Srinivasa Aiyangar, J.
1. This Civil Revision Petition arises, in connection with the execution by the Small Causes Court at Kumbakonam, of a decree obtained by the respondents herein against the petitioner in a small cause suit in the Subordinate Judge's Court at Bangalore, a Foreign Court, within the territories of His Highness the Maharajah of Mysore. Execution would appear to have been ordered by the Small Cause Court at Kumbakonam, even without any notice to the judgment-debtor and without any opportunity being afforded to him, to show cause why the decree should not be executed. When foreign decrees are sought to be executed in British Indian Courts, I consider that as an invariable rule, notice ought to be issued by the executing Court to the judgment-debtor to appear and state his objections, if any, and execution should be ordered, if deemed proper, only thereafter. In this case, however, when the judgment-debtor found that execution had been ordered by the Court, he paid up into Court the amount of the decree and filed objections setting out the various grounds, on which he contended that the Court had no jurisdiction to issue execution of the decree. It is only necessary for me to state that among other objections, taken by the judgment-debtor, were that the Bmgalore Court was not a Court of competent jurisdiction, within the meaning of Section 13 of the Civil Procedure Code and that the decision of that Court was not a judgment on the merits. The Small Cause Judge of Kumbakonam brushed aside these objections and refused even to consider them observing that the judgment-debtor was not entitled to plead in execution that the decree was passed without jurisdiction. He relied for his view on the Full Bench decision in Zamindar of Ettiyapuram v. Chidambaram Chetty  43 Mad. 675. That decision had obviously no bearing on the present case, because that was a case of objection being taken in execution proceeding, with regard to a decree, passed by a Court in British India and a case, therefore, to which the provisions of Section 21, Civil Procedure Code, directly applied. The learned vakil for the respondents in this petition admitted fairly that the Full Bench decision, relied upon by the Small Cause Judge, at Kumbakonam, was not relevant. The rules applicable, with regard to decrees, passed by domestic tribunals are different to those applicable to judgments of foreign tribunals. Section 21 of the Civil Procedure Code is in the part of the Code entitled 'place of suing' and the legislature having in Sections 15 to 20 of the Civil Procedure Code, set oat various rules, with regard to the Court, in which the intended suit should be instituted, has proceeded in Section 21, to indicate the stage at which the defendant may object to the jurisdiction of the Court as determined, I take it, by the preceding sections. In any case, Section 21, Civil Procedure Code, cannot be construed, as either legislating for foreign tribunals, or codifying any rules of international law. It, therefore, follows that neither decision relied upon by the learned Judge in the Court below, nor the section of the Code, on which that decision was based, has any application to cases of foreign judgments sought, under the provisions of Section 44, Civil Procedure Code, and on the strength of the notification in the Gazette of India by the Governor-General in Council, referred to in that section, to be executed in British Indian Courts. A contention may no doubt, be raised that the provision in Section 44, Civil Procedure Code, to the effect that on such notification, the decrees may be executed in British India, as if they had been passed by the Courts of British India, places, such decrees in the same position, as they would have been in, had they been passed by Courts in British India, not only for the mode of execution, but for all purposes whatsoever, including the attraction to such decrees of all the characteristics of the decrees passed, as a matter of fact by British Indian Courts, including the conditions and immunities referred to, in Section 21 of the Code. It seems to me that the words in the last part of Section 44 'may be executed' in British India as if they had been passed by the Courts of British India' could, having regard to the collocation of the words and the context, have reference only to the mode of execution. If it was intended that such decrees should for all purposes whatsoever be placed in the same position, as decrees of British Indian Courts language of a different kind, at any rate, much dearer language, would and should have been used. If the legislature bad said that on such notification, such decrees shall be deemed to be decrees passed by Courts of British India and be executed as such, or that all the provisions of the Code, relating to execution of decrees, shall apply to such decrees, it might be difficult to contend that Section 21 of the Code would cot apply to such decrees. There would obviously be several other complications and difficulties, if the contention should be upheld, that for all purposes whatsoever such decrees should be regarded, as decrees passed by British Indian Courts, supposing that under some substantive law, or the law of limitation of the foreign state concerned, such a decree should become incapable of execution, could it even then be contended that in spite of the decree having become incapable of execution by the law of the tribunal that passed it, it is still capable of execution, because it is required to be executed, as if it had been passed by a Court of British India. In any case, the expression 'may be executed' in Section 44, Civil Procedure Code, has been construed, as giving a discretion to the Court, to which application is made for executing a decree, to refuse to execute it. The discretion, of course, should not be capriciously exercised. It has been suggested that the discretion indicated in the word 'may' was, with special reference to Sections 13 and 14, Civil Procedure Code. I doubt whether it is proper to delimit a general discretion given in Section 44 in that manner. There is also no necessity for supposing that cases may not arise, where in the exercise of proper discretion, Courts of law in British India may properly refuse execution of such decrees, even apart from the exceptions enumerated in Section 13, Civil Procedure Cede. It may, however, be that in practice no case may arise, where the grounds on which the Court may consider it proper to refuse execution, in the exercise of its discretion, are not included in one or the other of the very general exceptions, engrafted in Section 13, Civil Procedure Code. It has also been stated that the provisions of Section 44, Civil Procedure Code, should be read, subject to the provisions of Section 13, Civil Procedure Code. While I agree that both sections should be read together, it ought not to be forgotten that Section 13 merely lays down a rule of res judicata and has nothing to do whatever, with the manner in which the rule of res judicata should be enforced. Further, Section 13, Civil Procedure Code, in my opinion, merely codifies the rules of international law, with regard to foreign judgments. Unless, therefore, under its provisions, a decree that is produced for execution is conclusive, as to the matter directly thereby adjudicated, it follows that it cannot and ought ret to be executed. The judgment-debtor, therefore in such cases, is permitted by the very provisions of Section 13, to show how or why it is not conclusive, by showing that the case falls under ore of the exceptions enumerated. The Full Bench decision of this Court, in the case of Veeraraghaia Ayyar v. Muga Sait  39 Mad. 24 is clear and conclusive authority, in favour of this view. In the case of Jirappa Timmappa v. Jeergi Murgeappa Veerabhadrappa  40 Bom. 551 the learned Judges held that a decree in a personal action, passed by a Mysore Court, against a defendant in absentem was a nullity and could not be executed by a British Court. For these reasons, I have no hesitation in holding that the decision of the learned Judge of the Small Causes Court, to the effect, that it was not open to the judgment-debtor to raise objections to the decree, sought to be executed, was wrong. As regards the merits of the objections raised, the learned vakil for the petitioner has argued that on two grounds the judgment of the Court at Bangalore fell within the exceptions, enumerated in Section 13, Civil Procedure Code and that therefore the decree should not be executed. The two grounds were firstly that the Bangalore Court was not a Court of competent jurisdiction, within the meaning of Section 13, Civil Procedure Code; and secondly, that the decision was not one on the merits. I have my doubts, as to the latter ground. But there are no materials before me, on which I can now say, whether or not the judgment of the Bangalore Court was on the merits. Unless the judgment was given merely on default and in any case in which, in spite of the default, any evidence is taken for the plaintiff, and judgment is given thereon, it may be difficult to say, that it was not a decision on the merits. However that may be, the objection having been taken, the Small Cause Judge was bound to consider the same and give his decision thereon.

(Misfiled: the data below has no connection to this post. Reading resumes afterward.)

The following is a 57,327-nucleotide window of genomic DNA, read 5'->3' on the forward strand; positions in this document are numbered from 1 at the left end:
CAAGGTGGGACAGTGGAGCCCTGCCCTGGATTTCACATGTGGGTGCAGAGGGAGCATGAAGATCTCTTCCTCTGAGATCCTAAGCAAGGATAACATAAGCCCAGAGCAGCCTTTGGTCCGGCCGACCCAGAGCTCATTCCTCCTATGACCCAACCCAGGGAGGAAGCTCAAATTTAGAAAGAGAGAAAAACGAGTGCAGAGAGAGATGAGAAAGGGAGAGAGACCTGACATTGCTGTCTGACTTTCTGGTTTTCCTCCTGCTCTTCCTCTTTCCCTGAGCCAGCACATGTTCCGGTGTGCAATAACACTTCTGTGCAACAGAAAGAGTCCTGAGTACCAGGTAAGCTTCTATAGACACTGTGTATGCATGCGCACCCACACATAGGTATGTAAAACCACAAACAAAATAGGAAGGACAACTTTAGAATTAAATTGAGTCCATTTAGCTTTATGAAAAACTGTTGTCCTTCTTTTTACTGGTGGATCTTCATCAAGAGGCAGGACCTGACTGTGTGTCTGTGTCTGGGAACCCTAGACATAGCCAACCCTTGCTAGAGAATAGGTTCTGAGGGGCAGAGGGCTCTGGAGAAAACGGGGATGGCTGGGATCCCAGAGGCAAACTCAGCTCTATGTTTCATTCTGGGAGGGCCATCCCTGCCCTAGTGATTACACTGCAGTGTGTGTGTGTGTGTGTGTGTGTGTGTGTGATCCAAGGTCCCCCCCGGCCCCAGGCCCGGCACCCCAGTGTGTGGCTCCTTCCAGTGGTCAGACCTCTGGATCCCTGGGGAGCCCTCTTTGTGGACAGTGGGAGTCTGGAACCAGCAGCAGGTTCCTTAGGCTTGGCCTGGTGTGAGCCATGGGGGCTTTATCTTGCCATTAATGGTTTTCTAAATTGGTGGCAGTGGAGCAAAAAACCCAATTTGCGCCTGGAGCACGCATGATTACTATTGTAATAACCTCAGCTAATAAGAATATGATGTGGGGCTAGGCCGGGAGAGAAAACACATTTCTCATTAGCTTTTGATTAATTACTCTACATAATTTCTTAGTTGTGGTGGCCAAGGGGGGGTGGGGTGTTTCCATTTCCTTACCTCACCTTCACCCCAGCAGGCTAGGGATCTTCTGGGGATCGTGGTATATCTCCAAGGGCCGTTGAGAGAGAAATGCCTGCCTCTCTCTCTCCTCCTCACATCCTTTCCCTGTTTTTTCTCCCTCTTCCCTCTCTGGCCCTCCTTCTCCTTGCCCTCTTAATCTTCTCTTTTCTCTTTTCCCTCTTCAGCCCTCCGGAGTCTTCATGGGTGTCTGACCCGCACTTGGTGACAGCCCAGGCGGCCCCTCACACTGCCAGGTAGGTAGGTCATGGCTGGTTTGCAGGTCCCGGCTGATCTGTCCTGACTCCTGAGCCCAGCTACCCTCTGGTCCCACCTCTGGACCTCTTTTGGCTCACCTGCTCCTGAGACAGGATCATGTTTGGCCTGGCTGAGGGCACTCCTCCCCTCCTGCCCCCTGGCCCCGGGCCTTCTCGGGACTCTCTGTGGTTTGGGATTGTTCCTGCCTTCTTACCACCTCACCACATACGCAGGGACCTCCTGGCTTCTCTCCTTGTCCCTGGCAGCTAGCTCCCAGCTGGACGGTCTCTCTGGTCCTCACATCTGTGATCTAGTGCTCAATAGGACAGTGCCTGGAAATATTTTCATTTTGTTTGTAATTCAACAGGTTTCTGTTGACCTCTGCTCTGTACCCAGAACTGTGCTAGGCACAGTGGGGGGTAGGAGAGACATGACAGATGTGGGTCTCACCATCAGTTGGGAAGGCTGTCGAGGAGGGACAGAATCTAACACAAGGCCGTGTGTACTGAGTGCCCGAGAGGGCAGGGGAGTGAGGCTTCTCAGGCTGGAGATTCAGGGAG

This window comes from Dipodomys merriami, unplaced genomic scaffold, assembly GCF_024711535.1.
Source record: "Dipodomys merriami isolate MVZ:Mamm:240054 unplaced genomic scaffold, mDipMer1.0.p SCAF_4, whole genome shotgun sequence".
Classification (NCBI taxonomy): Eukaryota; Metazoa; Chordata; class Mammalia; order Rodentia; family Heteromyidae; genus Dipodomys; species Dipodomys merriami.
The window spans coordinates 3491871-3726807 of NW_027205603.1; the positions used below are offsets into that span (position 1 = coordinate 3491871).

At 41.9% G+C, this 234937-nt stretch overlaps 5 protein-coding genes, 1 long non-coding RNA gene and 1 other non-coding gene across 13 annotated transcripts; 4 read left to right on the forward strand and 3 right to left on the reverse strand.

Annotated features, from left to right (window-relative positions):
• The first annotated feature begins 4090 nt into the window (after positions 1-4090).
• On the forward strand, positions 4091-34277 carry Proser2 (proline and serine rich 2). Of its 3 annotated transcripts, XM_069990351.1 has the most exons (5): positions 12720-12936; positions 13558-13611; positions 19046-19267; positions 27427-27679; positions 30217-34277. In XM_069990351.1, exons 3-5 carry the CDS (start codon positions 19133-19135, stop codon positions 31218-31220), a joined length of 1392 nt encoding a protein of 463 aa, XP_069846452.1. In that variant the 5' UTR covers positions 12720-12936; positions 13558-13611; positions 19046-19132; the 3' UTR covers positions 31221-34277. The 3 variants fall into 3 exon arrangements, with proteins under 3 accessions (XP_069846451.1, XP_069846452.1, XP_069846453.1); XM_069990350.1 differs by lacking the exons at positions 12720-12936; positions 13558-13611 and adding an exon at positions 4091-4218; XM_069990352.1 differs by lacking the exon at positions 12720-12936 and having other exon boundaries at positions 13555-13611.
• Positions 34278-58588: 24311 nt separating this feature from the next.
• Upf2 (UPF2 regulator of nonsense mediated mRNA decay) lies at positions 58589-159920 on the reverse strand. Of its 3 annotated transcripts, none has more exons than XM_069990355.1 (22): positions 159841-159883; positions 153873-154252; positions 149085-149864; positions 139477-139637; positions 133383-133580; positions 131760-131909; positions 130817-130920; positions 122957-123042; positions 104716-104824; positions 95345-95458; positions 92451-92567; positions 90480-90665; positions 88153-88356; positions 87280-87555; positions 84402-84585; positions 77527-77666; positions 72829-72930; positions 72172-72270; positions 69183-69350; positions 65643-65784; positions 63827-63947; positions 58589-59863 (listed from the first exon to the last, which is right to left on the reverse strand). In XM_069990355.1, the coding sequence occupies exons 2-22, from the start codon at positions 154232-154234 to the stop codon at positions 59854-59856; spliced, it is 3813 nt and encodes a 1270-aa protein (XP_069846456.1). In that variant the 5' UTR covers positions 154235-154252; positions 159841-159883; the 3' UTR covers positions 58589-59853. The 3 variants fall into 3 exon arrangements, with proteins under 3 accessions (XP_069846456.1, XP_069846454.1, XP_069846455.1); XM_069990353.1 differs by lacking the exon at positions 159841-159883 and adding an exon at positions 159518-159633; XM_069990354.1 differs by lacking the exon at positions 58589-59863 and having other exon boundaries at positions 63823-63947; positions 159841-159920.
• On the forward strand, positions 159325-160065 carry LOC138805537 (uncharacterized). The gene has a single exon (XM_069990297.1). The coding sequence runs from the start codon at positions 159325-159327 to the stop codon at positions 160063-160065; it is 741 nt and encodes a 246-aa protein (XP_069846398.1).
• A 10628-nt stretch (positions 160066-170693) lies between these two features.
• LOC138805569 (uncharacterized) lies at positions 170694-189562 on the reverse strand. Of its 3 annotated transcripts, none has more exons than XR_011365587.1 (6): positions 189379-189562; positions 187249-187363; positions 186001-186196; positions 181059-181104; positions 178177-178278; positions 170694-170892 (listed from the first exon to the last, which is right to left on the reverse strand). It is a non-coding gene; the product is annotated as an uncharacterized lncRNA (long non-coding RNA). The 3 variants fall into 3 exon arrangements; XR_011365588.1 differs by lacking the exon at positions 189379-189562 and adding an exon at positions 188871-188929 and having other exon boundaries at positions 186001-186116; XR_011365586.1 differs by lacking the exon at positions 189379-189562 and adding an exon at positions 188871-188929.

2. As regards the other objection, that the Bangalore Court was not a Court of competent jurisdiction, it has been attempted to be argued, by the learned vakil for the respondents, that as a matter of fact the conduct of the petitioner with regard to the suits was such that he must be deemed to have submitted himself to the jurisdiction of the Court and that therefore the Bangalore Court was in fact a Court of competent jurisdiction. The question whether a Court is a Court of competent jurisdiction should be determined, not by the rules laid down, in respect of jurisdiction for domestic tribunals, but by rules of international law, as stated by their Lordships of the Privy Council Jin the Gurdyal Singh v. Raja of Faridkot (1894) 22 Cal. 222. But for the purpose of determining whether the Bangalore Court was a Court of competent jurisdiction, within-the meaning of that expression, in Section 13, Civil Procedure Code, the question of fact has to be decided, whether the defendant hid, as alleged now before me by the respondents, submitted himself to the jurisdiction of the Court; for, there is no doubt that under the rules of international law, personal submission to the jurisdiction of a foreign Court gives that Court jurisdiction. It will be for the lower Court to consider whether the objections of the petitioner, with regard to the decree, are or are not well founded and for this purpose, the Court will be bound to consider the allegations of both parties and any evidence and arguments that may be adduced by them.
3. The order of the lower Court will therefore be set aside and the execution petition, E.P. No. 2230 of 1922 will be restored to the file and the objections thereto by the judgment-debtor will be considered and be disposed of by the Small Cause Court, at Kumbakonam, according to law. The respondents will pay the petitioner his costs in this Civil Revision Petition.